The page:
School of Graduate Studies

School of Graduate Studies
School of Graduate Studies

Asia Matthews

Ph.D candidate, Maths & Stats

Asia Matthews

Asia Matthews demonstrates the Fibonnaci sequence using bee male/female generations 

MathQuest - how our grad students are helping others

by Sharday Mosurinjohn, September 2014

Math Quest, a four-day summer math camp for girls started four years ago when Maja-Lisa Thomson, then an adjunct in the Math Department, coordinated the first iteration, called Explore Mathemagics. At the time, the entire effort was entirely volunteer-based, and it was only a day camp—officially, that is. Maja-Lisa, in fact, personally hosted some girls who had to travel for the event. That same DIY attitude, which current instructor Asia Matthews characterizes as typical of math folk in general, remains with the program today. The program is supported and funded by generous donors, and sponsorship from the Canadian Mathematical Society (CMS) and the Queen's University Department of Mathematics and Statistics. The Queen's University Alumni Association (QUAA) will also sponsor a girl (with financial need) to attend this camp.

This year, the camp is directed by Kingston math teacher Siobhain Broekhoven, with the help of graduate students Matthews, Carly Rozins (whom Broekhoven describes as her “right hand”), Michael Cabral, Emilie Wheeler, Tyson Mitchell, Johanna Hansen and alumnus Josh Brinkman. They were joined by two women who have just finished their undergrads and are starting their graduate work, Yuliya Nesterova (who will be studying at Queen's) and Suzanne Findleton (who has accepted a scholarship to Waterloo).  

Why a girls-only math camp? Instructor Carly Rozins says she would have been skeptical at an earlier time about the politics of gender-separated education, but she has become convinced that girls benefit from learning styles tailored to them—whether the needs those techniques are meeting have to do with culture, biology, or other reasons.

Rozins became involved with Math Quest three years ago when she volunteered as a leader for just a few sessions. She also tried her hand at designing and teaching a math course for the Enrichment Studies Unit, which offers university-level courses to high school students over the summer. That class was “rewarding and exhausting” and was dominated by boys. At Math Quest, Rozins has noticed that girls respond to hands-on, applied activities where they can see and feel the principles behind different tasks.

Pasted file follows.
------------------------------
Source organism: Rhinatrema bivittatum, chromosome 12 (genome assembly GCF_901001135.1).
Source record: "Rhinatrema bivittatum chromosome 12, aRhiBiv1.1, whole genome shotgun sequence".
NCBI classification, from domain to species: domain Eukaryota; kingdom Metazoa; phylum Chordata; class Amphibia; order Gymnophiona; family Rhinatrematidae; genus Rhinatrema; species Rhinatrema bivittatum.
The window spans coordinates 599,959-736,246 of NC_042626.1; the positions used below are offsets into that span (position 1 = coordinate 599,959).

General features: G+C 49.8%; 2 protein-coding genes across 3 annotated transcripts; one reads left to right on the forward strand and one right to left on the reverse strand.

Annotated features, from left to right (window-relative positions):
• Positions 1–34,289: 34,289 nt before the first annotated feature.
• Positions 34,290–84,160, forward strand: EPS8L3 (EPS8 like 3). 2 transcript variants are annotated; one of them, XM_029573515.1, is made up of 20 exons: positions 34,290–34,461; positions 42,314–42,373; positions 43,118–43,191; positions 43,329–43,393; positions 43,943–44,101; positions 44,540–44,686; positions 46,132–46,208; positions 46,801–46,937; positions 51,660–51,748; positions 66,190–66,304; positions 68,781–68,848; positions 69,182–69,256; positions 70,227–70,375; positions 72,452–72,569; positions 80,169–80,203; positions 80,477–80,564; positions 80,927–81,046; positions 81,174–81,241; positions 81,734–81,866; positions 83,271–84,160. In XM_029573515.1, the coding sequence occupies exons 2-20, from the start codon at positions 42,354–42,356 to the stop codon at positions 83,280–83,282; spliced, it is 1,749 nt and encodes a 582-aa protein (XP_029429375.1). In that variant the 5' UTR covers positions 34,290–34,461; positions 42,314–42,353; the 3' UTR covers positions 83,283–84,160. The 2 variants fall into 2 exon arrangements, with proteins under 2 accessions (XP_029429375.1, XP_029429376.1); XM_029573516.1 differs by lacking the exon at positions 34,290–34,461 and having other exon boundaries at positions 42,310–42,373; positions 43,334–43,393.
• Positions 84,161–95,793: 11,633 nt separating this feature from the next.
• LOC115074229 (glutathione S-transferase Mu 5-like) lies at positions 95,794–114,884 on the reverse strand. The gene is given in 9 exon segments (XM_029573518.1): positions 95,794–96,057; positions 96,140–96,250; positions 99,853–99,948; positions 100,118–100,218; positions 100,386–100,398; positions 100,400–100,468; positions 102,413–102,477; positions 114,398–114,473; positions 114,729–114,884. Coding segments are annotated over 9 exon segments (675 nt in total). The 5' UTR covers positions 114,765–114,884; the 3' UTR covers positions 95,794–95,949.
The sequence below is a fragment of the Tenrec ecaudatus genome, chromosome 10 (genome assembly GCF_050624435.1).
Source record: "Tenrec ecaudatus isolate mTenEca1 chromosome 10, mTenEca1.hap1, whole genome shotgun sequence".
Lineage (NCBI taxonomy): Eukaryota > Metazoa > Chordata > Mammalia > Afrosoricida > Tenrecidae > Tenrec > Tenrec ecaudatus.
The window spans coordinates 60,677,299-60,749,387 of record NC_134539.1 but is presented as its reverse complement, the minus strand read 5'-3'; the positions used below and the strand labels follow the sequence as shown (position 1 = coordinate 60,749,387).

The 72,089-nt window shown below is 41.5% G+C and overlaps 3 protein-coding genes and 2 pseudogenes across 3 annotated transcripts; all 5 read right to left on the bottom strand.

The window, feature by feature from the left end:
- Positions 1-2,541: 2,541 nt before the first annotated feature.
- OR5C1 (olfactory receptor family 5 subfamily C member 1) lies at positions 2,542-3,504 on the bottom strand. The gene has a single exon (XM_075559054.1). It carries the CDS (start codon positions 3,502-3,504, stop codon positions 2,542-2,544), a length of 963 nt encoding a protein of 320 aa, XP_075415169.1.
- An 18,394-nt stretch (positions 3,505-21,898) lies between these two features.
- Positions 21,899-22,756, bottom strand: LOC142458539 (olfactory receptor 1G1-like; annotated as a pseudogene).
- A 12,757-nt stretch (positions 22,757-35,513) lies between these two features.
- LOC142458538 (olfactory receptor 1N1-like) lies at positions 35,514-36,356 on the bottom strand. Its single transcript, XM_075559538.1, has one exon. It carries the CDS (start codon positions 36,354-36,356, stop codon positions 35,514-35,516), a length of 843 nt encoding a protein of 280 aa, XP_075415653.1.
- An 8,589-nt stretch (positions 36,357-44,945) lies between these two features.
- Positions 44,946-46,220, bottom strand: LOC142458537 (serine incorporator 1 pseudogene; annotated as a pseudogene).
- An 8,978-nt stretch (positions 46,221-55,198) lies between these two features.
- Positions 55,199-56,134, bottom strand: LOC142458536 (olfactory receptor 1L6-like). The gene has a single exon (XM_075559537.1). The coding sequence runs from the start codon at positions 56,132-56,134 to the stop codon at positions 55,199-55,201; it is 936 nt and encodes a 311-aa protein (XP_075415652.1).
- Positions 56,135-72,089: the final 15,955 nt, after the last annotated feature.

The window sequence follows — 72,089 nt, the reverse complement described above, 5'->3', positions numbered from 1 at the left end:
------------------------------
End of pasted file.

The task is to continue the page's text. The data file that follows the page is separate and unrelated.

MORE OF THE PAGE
Matthews agrees, adding that Maja-Lisa’s original impetus was to create a pressure-free environment where girls could freely explore problem-solving. Matthews herself started in pure mathematics but later turned to studying how mathematicians design the problems intended to elicit mathematical thinking. She made this shift when she began teaching at an institution which required all instructors to enroll in a pedagogy course. Fascinated, she took the opportunity to get involved with Math Quest in the first year it came up. “The reason why I’ve done this for four years is because I want—we all want—to make available what we as mathematicians know about math. It’s very different from what’s done in elementary and high school.”

Why this difference? And what kinds of math does Math Quest teach? “History and inertia,” quips Matthews, in answer to the first question. “The math we learn in public school is mostly just arithmetic and those curricula were designed with the jobs of a hundred years ago in mind.” Math Quest, on the other hand, is designed around projects drawn from domains such as robotics, engineering, number theory, and biology.

Biology and math

How nature uses the Fibonnaci sequence

This year, there were two major activities: paper airplane design and programming a robot. “We thought long and hard about what to include, based on what we instructors are passionate about ourselves. The robotics activity was actually borrowed from a first year engineering course, but just delivered appropriately for the ages we have here,” says Rozins, brimming with pride.

working with robots

Working with Robots!

When each of the campers applies, she is asked to write a little bit about her reasons for wanting to attend Math Quest. Rozins recalls how one girl wrote only “my mother is making me go to math camp,” with a note from the mother appended, about how she hoped her daughter would make friends and see other girls achieving highly in math. Across CMS math camps, female enrollment is only about 20%, Matthews estimates. She and Rozins, along with their fellow staff, agree that it’s a powerful thing for girls to model these roles for each other.

>With the original enrollment of the camp having doubled in only four years, the women who have made it possible are clearly offering something valuable for those who are already motivated as well as those whose interest is yet to be sparked.